The detectors connect to bespoke electronics modules, situated close to the silicon dectors to minimise noise pickup. The front-end electronics (FEEs) fully process the raw detector signal for 64 channels and handle the data acqusition using a combination of ASIC and FPGA technologies. An autonomous gain-switching ASIC is used to handle the high dynamic range required to detect both ion and decay products, switching between a high gain for low-energy particles and a low gain for high-energy particles, without any external signals. Data is "triggerless", using the total data readout (TDR) technique providing very low deadtime and allowing high rates of up to 500 kHz per 64 channels. Energy resolution is 50 keV FWHM and timing resolution up to 10 ns (2 us for low noise analogue readout). The individual FEEs (4 per narrow DSSD, 8 per wide DSSD) are synchronised using the White Rabbit timing system and otherwise run independently.


FATIMA - FAst TIMing Array

FATIMA (FAst TIMing Array) is a high-efficiency array of LaBr3(Ce) detectors designed for measurements at DESPEC. The ultra-fast timing method using fast response scintillation detectors is a well-established method to measure level lifetimes in the range from a few picoseconds to several nanoseconds. Its main application is for the exotic nuclei populated in beta-decay and via de-excitation of microsecond isomers at DESPEC. High precision results can be obtained at the level of intensity as low as 1-5 particles/s for exotic nuclei. The complete FATIMA will consist of 48 detectors arranged around the DESPEC implantation point. A hybrid gamma-ray array comprising 36 FATIMA modules in conjunction with HPGe cluster detectors was used in DEPEC Phase-0 experiments in 2020-2021. An upgraded configuration, compatible with the wide 24x8cm2 AIDA implantation station and with improved gamma-ray efficiency, will be used in Phase-0 in 2024.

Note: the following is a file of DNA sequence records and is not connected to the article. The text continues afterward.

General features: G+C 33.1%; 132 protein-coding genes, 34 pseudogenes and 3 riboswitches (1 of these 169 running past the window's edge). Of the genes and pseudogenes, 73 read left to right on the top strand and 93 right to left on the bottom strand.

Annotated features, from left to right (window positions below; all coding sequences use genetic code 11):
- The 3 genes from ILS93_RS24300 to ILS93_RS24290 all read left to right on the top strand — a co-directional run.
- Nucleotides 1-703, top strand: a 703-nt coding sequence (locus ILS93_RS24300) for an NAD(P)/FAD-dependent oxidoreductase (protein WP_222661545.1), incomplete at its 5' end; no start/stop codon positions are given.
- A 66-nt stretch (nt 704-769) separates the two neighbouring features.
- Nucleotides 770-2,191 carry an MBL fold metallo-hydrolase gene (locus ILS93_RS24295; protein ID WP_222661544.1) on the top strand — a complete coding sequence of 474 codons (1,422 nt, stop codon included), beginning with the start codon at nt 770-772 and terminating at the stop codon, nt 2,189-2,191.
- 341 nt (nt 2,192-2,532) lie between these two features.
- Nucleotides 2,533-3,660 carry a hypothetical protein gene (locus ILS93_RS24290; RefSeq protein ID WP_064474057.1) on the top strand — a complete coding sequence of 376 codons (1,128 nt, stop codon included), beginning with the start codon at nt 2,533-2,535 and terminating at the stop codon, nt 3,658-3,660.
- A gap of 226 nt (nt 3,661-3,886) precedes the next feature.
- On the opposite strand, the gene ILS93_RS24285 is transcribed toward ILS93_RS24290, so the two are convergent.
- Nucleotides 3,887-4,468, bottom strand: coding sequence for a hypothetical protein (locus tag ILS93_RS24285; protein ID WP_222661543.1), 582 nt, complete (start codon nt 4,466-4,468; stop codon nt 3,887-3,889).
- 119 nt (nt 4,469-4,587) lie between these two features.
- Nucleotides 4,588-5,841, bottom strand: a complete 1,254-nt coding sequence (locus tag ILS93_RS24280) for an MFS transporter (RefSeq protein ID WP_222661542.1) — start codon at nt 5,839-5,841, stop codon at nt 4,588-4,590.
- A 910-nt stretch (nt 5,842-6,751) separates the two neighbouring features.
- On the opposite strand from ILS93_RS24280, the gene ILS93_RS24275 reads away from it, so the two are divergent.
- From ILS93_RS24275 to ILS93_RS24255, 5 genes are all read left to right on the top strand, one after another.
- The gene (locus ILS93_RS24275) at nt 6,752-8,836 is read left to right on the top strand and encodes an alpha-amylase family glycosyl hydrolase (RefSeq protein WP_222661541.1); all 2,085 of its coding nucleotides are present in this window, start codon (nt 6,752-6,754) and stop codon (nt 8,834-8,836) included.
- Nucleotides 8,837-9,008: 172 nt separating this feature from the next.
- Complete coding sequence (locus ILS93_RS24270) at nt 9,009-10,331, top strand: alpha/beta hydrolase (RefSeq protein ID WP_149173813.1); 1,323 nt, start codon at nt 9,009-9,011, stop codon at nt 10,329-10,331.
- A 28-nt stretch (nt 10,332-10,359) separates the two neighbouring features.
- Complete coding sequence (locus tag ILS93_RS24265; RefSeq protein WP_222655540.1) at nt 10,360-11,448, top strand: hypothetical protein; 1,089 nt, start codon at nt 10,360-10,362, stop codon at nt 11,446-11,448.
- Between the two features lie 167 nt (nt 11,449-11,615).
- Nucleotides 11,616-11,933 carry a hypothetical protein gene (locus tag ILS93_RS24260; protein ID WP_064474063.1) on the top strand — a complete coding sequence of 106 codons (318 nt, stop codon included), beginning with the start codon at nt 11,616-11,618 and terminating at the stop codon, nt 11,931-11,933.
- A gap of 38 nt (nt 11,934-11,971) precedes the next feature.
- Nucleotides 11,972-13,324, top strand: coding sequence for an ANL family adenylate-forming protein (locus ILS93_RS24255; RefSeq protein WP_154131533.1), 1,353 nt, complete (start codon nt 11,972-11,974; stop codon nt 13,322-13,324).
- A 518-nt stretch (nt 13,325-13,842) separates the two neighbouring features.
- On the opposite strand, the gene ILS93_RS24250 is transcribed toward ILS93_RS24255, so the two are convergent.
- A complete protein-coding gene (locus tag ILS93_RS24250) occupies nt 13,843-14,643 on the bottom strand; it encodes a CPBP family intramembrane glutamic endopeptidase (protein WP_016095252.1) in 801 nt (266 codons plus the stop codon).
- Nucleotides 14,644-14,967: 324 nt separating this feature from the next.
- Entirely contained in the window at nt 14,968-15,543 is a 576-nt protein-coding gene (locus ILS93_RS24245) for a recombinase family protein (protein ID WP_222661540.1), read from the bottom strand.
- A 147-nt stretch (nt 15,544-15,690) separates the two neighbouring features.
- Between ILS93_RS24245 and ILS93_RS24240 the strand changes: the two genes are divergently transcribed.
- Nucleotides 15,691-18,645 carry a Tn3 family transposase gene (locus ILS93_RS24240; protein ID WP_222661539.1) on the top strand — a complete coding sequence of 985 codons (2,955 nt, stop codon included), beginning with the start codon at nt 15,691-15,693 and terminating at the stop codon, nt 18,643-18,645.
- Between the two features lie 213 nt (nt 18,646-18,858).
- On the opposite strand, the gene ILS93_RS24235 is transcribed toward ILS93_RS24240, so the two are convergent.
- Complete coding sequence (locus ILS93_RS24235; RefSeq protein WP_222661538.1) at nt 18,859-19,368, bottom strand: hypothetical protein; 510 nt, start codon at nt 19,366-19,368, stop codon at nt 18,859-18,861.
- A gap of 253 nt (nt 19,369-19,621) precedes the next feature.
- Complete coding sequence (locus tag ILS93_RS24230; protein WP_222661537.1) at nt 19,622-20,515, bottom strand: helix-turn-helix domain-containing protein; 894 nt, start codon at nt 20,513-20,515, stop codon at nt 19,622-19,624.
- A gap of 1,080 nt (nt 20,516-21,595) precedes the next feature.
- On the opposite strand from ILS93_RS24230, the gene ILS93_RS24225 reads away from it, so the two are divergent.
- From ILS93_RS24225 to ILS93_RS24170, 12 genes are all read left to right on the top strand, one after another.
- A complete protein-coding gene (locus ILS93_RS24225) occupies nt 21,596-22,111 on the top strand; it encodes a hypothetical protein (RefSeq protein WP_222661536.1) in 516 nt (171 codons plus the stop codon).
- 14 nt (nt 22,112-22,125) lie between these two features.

βPlast fast plastic scintillators

The βPlastic detectors comprise a quadrilateral 3-mm thick sheet of scintillating plastic material (type BC-404) coupled to 3x3-mm2 silicon photomultipliers (SiPMs) along the four sides. Typically, βPlastic detectors are mounted both upstream and downstream of the AIDA DSSDs within a light-tight 'snout'. The excellent timing properties of the βPlastic detectors allow high-precision time information for decays originating from implanted ions inside AIDA to be measured. The βPlastic detectors may also be used as implantation devices themselves, and can provide a high-efficiency veto of unwanted light ions that may punch through AIDA. The SiPMs are secured to the scintillating material via an optical coupling pad that is kept in place using a custom-fitted housing. The SiPM signals are read out by custom-made, shielded flat cables and then pass through “booster boards”, which provide an amplification factor. The amplified signals are then accessible by Lemo outputs and fed into FPGA-based TAMEX4 cards with TwinPeaks front-ends, developed inhouse by the Experimental Electronics Department at GSI.